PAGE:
Persian Period II

(342 - 332 B.C.E.)

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After a period of independence for Egypt, Artaxerxes III of Persia conquered Egypt on his 2nd attempt. He had previously tried to conquer Egypt in 351 BC, but in 342, he succeeded. When Artaxerxes III took over Egypt, he had the city walls destroyed, started a reign of terror, and set about looting all the temples. Persia gained a significant amount of wealth from this looting. Aside from the immediate looting, Artaxerxes III raised very high taxes, and basically attempted to weaken Egypt enough that it could never revolt against Persia. For the 10 years that Persia controlled Egypt, religion was persecuted, sacred books were stolen, and Egyptians in general were treated very badly.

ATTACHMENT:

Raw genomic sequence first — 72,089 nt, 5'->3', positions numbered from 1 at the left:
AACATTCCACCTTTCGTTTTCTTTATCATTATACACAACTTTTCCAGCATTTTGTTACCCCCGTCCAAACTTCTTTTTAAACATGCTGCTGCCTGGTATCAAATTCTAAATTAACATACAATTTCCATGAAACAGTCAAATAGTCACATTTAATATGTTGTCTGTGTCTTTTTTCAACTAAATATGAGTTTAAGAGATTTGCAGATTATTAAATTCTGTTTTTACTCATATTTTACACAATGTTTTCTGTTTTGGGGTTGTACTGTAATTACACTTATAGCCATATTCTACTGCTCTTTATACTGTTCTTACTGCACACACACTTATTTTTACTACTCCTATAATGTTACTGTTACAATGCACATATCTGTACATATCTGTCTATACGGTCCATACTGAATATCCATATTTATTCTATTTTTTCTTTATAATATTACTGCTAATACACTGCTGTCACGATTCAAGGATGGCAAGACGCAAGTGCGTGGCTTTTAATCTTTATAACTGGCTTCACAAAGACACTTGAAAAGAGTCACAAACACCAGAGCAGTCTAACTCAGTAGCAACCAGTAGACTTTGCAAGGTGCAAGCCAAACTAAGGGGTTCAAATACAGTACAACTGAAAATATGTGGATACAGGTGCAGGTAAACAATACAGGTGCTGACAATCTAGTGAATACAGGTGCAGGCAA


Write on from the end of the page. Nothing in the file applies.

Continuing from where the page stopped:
In 338 BC, Artaxerxes III was killed by one of his previous advisers, the eunuch Bagoas, and Artaxerxes III’s son Arses became the ruler of Persia. It is unclear whether Arses had control over Egypt, or a Nubian prince named Khabbash was in control of Egypt during Arses’ reign. Whoever was in charge, Bagoas also removed Arses from power in 335, and Darius III became the ruler of Persia and Egypt. Darius III ruled Persia until 330 BC, but in 332 BC, Alexander the Great of Macedonia conquered Egypt, and started the Greco-Roman Period of Egypt.


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